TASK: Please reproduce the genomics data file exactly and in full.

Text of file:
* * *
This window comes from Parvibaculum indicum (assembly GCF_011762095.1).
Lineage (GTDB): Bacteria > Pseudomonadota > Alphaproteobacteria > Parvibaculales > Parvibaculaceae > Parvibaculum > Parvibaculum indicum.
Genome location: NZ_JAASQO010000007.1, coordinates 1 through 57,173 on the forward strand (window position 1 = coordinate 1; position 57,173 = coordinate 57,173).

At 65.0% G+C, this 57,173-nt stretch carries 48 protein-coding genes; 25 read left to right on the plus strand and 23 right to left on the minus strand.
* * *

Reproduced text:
This window comes from Parvibaculum indicum (assembly GCF_011762095.1).
Lineage (GTDB): Bacteria > Pseudomonadota > Alphaproteobacteria > Parvibaculales > Parvibaculaceae > Parvibaculum > Parvibaculum indicum.
Genome location: NZ_JAASQO010000007.1, coordinates 1 through 57,173 on the forward strand (window position 1 = coordinate 1; position 57,173 = coordinate 57,173).

At 65.0% G+C, this 57,173-nt stretch carries 48 protein-coding genes; 25 read left to right on the plus strand and 23 right to left on the minus strand.